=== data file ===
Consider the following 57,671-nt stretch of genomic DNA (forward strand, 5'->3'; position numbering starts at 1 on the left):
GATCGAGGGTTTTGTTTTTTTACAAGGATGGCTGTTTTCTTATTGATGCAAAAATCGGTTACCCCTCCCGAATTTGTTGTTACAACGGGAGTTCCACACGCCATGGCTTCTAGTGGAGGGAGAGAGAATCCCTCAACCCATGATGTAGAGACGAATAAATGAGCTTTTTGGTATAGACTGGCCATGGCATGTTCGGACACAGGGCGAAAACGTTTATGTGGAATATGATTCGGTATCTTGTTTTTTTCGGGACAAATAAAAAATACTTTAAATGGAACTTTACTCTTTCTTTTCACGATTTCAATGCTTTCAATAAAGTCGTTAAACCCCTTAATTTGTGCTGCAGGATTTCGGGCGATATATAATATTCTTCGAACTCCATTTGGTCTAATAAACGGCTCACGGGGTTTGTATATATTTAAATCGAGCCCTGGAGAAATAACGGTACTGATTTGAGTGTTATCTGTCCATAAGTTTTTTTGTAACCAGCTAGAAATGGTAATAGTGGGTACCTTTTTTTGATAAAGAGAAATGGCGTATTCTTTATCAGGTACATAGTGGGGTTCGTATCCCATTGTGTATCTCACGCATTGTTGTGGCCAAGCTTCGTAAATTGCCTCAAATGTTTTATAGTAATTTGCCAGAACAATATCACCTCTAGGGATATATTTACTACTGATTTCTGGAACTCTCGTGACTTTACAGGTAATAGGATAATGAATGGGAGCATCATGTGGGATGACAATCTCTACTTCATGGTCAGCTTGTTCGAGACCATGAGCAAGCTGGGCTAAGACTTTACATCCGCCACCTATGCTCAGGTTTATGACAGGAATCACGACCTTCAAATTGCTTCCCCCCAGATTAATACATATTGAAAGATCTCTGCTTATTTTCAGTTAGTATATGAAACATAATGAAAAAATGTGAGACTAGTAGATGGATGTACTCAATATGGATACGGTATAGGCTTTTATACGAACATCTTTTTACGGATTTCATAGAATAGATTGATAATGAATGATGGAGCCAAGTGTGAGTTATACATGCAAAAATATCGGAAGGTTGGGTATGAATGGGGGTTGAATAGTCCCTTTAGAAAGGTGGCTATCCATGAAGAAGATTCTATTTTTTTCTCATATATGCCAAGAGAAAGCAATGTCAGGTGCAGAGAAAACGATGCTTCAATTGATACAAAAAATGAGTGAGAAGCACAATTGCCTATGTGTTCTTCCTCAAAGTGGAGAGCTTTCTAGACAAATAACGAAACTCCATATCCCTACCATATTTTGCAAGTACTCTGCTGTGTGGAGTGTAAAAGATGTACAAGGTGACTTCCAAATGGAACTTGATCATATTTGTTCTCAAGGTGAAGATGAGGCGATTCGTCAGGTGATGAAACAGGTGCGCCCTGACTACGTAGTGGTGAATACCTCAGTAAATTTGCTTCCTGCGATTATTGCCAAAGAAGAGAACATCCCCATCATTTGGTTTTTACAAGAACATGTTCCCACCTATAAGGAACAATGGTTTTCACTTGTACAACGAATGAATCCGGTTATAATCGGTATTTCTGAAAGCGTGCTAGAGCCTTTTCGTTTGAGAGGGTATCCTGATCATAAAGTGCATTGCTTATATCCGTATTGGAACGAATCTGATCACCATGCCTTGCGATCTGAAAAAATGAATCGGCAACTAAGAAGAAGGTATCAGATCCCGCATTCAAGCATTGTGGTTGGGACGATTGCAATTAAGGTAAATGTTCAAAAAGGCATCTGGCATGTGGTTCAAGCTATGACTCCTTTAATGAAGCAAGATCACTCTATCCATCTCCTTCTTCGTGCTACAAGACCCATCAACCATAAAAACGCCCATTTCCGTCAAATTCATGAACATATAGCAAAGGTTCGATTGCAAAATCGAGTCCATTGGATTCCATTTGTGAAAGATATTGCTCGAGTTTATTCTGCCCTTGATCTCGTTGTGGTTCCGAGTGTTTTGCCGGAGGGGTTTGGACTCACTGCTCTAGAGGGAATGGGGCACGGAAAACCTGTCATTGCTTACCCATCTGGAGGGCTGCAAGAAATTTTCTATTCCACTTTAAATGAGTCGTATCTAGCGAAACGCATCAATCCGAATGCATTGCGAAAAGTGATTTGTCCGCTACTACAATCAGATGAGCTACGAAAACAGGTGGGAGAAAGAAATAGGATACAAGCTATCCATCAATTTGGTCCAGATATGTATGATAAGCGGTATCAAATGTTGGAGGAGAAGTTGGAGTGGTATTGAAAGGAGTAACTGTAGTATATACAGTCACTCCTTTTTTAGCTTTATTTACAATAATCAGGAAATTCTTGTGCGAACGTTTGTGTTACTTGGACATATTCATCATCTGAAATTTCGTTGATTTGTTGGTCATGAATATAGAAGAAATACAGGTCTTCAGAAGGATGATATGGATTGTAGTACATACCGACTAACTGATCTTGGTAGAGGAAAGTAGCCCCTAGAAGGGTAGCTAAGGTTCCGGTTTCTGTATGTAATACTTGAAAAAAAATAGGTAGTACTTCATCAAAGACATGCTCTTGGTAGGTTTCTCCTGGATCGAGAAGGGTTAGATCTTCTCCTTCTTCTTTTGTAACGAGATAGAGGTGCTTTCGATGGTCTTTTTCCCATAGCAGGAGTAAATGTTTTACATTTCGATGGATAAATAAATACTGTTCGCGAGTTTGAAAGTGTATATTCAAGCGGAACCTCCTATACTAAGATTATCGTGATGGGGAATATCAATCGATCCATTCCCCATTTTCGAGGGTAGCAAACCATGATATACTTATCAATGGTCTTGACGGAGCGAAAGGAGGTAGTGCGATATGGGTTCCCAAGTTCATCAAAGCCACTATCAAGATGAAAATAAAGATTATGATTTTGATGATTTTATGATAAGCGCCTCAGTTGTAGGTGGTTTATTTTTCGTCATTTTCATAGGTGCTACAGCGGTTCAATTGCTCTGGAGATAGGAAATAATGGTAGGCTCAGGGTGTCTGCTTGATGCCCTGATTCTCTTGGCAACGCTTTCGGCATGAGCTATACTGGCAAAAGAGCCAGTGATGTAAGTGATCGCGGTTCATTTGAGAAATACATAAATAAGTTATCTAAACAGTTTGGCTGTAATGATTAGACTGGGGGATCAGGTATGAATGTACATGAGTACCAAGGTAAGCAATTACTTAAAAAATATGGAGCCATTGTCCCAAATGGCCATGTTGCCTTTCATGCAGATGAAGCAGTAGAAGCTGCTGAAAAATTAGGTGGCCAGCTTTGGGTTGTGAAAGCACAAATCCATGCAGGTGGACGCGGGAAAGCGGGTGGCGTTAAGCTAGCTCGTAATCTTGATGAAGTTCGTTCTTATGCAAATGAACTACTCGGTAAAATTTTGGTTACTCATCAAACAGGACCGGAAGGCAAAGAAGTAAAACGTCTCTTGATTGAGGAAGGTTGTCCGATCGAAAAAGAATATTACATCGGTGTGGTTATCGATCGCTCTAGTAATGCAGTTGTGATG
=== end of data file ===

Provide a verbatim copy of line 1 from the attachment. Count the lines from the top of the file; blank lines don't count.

Consider the following 57,671-nt stretch of genomic DNA (forward strand, 5'->3'; position numbering starts at 1 on the left):